Farhad Manjoo’s piece about Facebook Graph Search is the best possible case for why we should care about Facebook Graph Search, which leads ineluctably to the conclusion that we shouldn’t care about Facebook Graph Search. Here’s the sort of thing that Facebook Graph Search lets you do, according to Manjoo:
The most interesting searches weren’t necessarily the most complicated, but those that asked Facebook to combine its knowledge in ways that other sites can’t. In an effort to suss out authentic cuisine, I tried, “Mexican restaurants in New York liked by people from Mexico.”
Let’s pick apart what’s wrong about this. First, the problem for any search engine is that it has to be not only better than Google, but better than Google by enough of a margin to make switching worthwhile. So you have to ask yourself whether searching like this is going to get you better results than just Googling for [authentic Mexican New York]; and if it does get you better results, will it require a lot more effort to do so? How about if you, like many people, eventually find websites that you trust for food questions? (Me, I use Chowhound.) How easily can you answer this Mexican-restaurant question by narrowing your search to Yelp?
Much more fundamentally, though, the problem with Facebook Graph Search is that it’s for people who don’t want to interact with people. Look at Manjoo’s Mexican-food example: I’m supposed to ask Facebook to search among those people who are from Mexico. Why wouldn’t I, instead, just ask people from Mexico? It’s supposed to be a social network, right? Like, with people? So shouldn’t I ask people things? Manjoo wishes he could ask FGS about “running shoes liked by people who have run marathons”; I know what I’d do in that case: I’d post on my friend Laura’s wall (or better yet, email Laura), “Hey Laura: which shoes should I get?”
In its defense, maybe FGS will not just query what my friends like, but rather query what all Facebook users like. But if that’s true, FGS is even less valuable: I don’t care what all Facebook users like. I hardly care what’s outside my own network, contra Manjoo’s example of searching for “photos of friends of friends who like Girls who live in NYC who are single women between 20 and 34 and like Arcade Fire.” That is a question that no one has ever had or will ever have. Either you’re querying the tastes of people you know, or you’re querying the tastes of strangers. And if you’re querying the tastes of strangers, why not use a site that makes no pretense about being “social” — like Google or, in that Arcade Fire dating example, like OkCupid?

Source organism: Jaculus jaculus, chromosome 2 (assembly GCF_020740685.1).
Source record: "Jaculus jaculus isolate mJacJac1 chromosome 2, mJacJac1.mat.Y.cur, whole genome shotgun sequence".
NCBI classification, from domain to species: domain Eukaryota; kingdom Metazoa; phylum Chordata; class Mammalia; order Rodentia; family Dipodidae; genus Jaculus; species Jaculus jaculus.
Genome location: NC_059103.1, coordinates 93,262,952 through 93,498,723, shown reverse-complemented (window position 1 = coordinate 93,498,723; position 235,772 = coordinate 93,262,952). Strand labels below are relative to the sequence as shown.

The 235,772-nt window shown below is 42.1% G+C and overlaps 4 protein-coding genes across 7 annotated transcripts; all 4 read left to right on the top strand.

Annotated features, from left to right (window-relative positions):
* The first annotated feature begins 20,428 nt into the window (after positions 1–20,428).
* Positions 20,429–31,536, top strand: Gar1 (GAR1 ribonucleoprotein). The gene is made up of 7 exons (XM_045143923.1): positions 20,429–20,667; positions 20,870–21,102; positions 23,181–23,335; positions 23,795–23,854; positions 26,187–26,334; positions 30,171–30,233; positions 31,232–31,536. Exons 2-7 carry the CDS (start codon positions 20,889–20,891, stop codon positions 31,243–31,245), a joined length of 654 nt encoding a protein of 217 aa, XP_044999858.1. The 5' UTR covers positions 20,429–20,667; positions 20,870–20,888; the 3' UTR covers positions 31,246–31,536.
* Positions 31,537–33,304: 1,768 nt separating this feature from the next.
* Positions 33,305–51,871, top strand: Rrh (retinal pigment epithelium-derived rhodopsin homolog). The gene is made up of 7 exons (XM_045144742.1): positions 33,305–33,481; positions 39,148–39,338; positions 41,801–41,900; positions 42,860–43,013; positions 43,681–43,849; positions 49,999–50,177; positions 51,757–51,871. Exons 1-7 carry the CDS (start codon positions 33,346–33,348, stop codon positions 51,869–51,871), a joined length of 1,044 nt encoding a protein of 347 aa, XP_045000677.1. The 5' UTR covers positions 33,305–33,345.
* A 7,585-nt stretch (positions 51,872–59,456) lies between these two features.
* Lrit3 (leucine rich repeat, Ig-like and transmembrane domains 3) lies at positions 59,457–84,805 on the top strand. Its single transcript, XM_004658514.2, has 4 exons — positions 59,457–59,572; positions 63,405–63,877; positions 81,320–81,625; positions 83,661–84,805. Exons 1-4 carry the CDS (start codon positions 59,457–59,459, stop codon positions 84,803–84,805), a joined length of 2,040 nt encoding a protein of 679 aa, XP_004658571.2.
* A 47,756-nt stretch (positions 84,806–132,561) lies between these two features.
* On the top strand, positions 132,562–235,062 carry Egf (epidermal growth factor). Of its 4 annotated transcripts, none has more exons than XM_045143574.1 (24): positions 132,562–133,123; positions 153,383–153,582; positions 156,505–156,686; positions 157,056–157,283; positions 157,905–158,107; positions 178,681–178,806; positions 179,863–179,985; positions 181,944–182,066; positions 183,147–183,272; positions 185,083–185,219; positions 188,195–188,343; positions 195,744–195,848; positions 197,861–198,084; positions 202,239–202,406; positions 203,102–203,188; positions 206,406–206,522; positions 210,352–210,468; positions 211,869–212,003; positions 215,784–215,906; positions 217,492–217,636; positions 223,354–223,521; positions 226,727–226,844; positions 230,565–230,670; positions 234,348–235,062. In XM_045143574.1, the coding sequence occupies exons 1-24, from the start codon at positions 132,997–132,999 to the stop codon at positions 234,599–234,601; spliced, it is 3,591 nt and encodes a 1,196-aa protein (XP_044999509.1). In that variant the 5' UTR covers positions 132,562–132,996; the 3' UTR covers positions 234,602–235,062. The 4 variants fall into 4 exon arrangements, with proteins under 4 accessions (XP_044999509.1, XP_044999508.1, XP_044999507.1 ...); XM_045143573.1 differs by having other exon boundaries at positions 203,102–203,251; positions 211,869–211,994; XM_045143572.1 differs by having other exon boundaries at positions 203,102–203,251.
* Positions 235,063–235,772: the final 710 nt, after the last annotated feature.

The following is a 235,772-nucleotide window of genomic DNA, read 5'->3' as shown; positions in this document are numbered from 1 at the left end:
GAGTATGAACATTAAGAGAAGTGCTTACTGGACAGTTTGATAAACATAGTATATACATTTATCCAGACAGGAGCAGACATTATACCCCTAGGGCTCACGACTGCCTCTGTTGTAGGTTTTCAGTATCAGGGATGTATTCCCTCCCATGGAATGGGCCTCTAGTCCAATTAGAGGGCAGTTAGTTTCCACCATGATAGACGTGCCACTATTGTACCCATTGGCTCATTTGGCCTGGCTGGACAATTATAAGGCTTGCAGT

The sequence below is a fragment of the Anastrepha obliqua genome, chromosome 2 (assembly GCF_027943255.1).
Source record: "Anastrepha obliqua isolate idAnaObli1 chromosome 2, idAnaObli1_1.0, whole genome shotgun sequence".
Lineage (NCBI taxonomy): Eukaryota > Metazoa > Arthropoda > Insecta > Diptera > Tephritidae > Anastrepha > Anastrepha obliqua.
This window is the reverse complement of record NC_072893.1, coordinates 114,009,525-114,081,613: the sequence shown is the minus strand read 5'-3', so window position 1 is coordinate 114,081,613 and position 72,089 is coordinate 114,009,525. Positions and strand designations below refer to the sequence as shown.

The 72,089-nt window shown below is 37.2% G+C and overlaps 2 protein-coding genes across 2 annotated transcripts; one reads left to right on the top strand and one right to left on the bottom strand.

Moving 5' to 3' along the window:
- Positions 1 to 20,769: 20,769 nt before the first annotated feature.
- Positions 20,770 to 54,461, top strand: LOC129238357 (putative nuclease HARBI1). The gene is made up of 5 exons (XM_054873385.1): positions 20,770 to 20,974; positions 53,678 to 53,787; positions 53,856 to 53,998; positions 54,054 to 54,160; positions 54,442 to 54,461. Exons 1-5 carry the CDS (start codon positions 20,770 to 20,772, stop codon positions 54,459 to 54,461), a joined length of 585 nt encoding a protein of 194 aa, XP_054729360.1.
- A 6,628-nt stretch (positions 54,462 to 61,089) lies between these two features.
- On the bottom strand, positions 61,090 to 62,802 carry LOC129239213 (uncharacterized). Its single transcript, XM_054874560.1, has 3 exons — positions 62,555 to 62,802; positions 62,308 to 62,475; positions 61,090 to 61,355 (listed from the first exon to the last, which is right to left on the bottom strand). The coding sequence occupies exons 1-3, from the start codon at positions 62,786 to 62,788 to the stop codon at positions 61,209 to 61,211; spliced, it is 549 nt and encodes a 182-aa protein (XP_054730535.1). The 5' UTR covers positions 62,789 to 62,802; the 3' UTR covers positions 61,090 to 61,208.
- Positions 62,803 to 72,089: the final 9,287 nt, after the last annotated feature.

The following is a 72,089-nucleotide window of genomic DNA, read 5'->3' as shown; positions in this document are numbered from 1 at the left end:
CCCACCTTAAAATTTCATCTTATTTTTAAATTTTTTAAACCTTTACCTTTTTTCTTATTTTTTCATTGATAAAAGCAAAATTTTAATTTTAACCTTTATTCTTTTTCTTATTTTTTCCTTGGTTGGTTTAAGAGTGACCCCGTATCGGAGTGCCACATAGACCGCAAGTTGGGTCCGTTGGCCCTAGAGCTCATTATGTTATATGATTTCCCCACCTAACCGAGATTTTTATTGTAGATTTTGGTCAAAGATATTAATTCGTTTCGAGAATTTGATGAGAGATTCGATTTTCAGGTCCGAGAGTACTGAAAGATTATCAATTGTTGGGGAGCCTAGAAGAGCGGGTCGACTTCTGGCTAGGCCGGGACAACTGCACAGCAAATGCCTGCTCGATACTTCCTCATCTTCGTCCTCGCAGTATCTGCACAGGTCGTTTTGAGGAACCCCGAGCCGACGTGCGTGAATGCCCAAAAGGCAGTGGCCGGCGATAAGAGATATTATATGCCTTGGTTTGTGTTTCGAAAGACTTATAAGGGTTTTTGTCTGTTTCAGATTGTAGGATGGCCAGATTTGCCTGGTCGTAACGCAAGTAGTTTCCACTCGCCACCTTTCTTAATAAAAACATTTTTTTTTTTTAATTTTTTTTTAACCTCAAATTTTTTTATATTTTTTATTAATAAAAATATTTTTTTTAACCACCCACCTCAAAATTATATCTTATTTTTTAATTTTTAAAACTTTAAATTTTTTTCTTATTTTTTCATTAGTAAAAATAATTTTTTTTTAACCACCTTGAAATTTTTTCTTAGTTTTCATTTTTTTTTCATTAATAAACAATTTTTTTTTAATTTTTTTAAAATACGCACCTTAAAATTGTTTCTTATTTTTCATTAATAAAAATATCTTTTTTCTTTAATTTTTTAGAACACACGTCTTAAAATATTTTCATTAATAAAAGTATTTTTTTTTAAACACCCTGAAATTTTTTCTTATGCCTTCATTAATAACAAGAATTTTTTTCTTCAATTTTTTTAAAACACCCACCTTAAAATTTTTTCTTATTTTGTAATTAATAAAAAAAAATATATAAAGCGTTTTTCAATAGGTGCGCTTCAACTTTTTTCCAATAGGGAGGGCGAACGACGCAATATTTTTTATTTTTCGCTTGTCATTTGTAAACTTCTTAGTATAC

The useless use cases come thick and fast in Manjoo’s article. I’m thankful for that, because he’s trying as hard as he can to show why we should care about this thing; given that no one could possibly care about these examples, there must be no reason to care about FGS. Like this:
What captivated me was Facebook’s search interface. It’s unlike any search box you’ve ever used. Google’s search is based on keywords. If you type “restaurants chicago” into Google, it guesses that you’re looking for restaurants in the city even though you typed just two nouns. Facebook, by comparison, wants you to connect nouns with verbs. You can ask, “restaurants in Chicago,” or “restaurants liked by people who live in Chicago” or “restaurants liked by my friends who are from Chicago.” (The search box offers drop-down suggestions as you type, so you don’t usually have to finish writing these full queries.)
This method of searching is instantly intuitive. After just a few queries, I started asking the engine for more and more complicated things, just to see if it could keep up. I tried: “My friends of friends who work in Palo Alto, California and are from California and are male and who like Indian restaurants.”
Is natural-language searching something that anyone needs? Was it a problem that Google required you to search for [restaurants chicago] rather than “I would like to know where to eat a meal in Chicago”? This is a natural-language solution in search of a keyword problem.
If you want to know “restaurants liked by my friends who are from Chicago”, shouldn’t you ask your Chicago friends which restaurants they like?
The fact that Facebook and Manjoo think there’s a problem a computer can solve here is bottomlessly sad to me. It exposes a deep poverty of interpersonal relationships.